"The goal is to store and release single photons on demand by simultaneously ensuring the stability of data," said Andrea Alù, founding director of the ASRC Photonics Initiative and Einstein Professor of Physics at The Graduate Center. "Our work demonstrates that is possible to confine and preserve a single photon in an open cavity and have it remain there until it's prompted by another photon to continue propagating."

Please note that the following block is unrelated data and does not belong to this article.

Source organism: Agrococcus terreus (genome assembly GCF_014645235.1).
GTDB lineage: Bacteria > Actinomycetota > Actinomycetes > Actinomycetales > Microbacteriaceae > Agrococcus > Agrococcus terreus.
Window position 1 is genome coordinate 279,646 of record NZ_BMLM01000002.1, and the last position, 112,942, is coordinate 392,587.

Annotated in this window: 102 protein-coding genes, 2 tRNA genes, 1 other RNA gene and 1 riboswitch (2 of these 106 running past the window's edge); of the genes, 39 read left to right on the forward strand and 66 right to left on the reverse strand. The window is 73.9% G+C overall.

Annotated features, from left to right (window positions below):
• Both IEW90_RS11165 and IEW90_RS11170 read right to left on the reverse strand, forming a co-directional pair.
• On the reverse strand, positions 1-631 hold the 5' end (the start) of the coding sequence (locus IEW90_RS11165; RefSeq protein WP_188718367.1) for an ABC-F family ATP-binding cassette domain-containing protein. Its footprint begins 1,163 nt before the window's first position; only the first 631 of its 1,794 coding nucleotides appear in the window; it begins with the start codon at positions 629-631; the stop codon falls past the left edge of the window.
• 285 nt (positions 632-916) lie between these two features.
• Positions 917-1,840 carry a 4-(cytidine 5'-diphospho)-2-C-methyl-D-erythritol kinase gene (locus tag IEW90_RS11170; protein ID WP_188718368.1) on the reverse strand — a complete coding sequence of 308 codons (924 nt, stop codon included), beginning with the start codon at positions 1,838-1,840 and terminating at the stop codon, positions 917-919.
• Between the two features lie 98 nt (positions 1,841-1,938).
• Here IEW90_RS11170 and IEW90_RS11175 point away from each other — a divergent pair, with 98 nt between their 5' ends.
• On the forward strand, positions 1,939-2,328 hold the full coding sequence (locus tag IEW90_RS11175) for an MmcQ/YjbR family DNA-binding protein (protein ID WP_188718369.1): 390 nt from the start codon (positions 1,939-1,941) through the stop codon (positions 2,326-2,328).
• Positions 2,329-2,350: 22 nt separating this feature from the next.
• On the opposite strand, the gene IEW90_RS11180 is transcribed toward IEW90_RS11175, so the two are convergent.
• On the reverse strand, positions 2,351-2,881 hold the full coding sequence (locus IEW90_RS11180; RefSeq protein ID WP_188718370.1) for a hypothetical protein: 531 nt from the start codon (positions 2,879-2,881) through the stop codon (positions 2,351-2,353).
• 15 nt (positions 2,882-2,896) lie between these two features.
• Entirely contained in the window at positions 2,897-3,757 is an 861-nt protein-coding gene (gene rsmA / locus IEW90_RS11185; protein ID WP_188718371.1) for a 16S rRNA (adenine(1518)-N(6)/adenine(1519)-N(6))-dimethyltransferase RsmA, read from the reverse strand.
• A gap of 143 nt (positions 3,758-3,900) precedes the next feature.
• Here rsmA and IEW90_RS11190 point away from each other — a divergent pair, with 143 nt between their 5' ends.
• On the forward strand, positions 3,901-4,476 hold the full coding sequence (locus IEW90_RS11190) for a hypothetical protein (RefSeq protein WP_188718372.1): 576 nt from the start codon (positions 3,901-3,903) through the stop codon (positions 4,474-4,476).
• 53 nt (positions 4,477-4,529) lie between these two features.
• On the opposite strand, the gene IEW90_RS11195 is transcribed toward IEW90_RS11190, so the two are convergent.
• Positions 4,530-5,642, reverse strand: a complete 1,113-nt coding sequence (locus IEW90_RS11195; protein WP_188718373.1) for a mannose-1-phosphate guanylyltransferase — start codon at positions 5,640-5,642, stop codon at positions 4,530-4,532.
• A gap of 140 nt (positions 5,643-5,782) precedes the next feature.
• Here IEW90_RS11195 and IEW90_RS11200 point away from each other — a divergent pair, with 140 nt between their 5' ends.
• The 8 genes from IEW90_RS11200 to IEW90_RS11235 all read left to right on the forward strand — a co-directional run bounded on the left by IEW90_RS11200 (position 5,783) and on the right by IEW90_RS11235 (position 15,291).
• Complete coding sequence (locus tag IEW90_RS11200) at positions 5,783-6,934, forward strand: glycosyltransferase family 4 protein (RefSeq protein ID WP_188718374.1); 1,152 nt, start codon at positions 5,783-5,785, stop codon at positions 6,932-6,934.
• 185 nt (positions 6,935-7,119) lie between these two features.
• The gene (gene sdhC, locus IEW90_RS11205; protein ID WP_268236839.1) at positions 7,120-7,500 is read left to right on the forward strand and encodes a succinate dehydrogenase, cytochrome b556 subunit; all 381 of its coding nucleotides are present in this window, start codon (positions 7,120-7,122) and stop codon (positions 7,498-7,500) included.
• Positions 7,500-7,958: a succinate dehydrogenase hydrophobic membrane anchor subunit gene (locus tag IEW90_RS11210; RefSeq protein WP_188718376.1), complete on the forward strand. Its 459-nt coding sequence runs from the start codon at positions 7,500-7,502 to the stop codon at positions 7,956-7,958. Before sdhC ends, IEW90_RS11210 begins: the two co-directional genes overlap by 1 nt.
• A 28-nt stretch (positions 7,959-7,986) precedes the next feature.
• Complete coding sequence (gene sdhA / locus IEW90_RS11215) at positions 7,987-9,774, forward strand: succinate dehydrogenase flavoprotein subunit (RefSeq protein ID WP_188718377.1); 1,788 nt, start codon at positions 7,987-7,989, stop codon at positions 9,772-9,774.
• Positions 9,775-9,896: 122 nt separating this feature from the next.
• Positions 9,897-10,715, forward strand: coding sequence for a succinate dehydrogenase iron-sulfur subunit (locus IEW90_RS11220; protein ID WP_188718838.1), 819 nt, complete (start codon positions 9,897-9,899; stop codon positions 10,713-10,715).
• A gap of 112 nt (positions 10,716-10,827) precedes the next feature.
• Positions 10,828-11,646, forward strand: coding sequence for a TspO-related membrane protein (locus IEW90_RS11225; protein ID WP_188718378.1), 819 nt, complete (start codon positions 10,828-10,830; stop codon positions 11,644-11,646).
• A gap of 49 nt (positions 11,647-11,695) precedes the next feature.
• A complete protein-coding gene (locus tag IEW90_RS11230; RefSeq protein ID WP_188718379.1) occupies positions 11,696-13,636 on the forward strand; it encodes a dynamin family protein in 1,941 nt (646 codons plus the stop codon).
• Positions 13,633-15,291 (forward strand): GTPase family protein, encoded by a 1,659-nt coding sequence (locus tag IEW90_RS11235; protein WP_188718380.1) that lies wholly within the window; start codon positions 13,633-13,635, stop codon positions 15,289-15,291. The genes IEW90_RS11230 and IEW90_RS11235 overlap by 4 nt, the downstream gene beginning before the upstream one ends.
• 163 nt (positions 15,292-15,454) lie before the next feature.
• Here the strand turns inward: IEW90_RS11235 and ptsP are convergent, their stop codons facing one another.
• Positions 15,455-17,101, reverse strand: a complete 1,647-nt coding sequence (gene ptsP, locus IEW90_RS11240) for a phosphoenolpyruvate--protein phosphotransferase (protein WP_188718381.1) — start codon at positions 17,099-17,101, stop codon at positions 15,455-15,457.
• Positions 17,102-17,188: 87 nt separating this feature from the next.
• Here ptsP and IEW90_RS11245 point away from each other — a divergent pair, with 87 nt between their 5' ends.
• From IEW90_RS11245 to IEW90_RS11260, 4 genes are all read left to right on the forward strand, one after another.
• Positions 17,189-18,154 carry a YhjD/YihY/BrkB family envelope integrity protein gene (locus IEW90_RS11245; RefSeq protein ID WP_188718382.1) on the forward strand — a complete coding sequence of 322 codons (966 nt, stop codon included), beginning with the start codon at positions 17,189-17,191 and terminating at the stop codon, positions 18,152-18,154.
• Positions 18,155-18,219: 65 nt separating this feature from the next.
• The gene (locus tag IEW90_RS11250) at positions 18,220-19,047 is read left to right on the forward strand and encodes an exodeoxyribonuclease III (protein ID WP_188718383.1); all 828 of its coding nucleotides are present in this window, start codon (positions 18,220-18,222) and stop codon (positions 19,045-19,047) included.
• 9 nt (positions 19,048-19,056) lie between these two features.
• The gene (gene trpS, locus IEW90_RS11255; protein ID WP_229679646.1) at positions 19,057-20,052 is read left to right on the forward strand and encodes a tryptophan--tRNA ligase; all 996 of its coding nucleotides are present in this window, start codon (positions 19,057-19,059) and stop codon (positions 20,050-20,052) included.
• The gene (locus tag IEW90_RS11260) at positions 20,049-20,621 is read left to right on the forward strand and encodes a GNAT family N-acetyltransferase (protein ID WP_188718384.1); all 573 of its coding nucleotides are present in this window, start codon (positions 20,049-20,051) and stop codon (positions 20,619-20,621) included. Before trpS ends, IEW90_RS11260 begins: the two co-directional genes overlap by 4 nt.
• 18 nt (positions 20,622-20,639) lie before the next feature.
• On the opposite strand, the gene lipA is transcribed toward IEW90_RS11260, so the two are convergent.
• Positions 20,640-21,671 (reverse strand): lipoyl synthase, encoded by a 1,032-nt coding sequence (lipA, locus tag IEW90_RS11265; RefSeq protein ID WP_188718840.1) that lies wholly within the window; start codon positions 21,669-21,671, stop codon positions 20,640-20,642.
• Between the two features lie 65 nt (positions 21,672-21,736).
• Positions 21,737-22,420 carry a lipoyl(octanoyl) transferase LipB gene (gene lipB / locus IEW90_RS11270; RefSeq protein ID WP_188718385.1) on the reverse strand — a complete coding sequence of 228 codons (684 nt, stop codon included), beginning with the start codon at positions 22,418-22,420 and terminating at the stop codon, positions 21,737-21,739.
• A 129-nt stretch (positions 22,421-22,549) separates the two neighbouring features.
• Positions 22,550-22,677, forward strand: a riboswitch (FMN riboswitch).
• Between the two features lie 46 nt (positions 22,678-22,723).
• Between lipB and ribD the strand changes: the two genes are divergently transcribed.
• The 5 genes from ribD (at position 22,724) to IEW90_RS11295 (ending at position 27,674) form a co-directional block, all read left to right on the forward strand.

The research team used quantum electrodynamics techniques to develop their theory. They investigate a system composed of an atom and a cavity -- the latter of which is partially open and therefore would normally allow light trapped in the system to leak out and be quickly lost. The research team showed, however, that under certain conditions destructive interference phenomena can prevent leakage and allow a single photon to be hosted in the system indefinitely. This embedded eigenstate could be very helpful for storing information without degradation, but the closed nature of this protected state also creates a barrier to exterior stimuli, so that single photons also cannot be injected into the system. The research team was able to overcome this...
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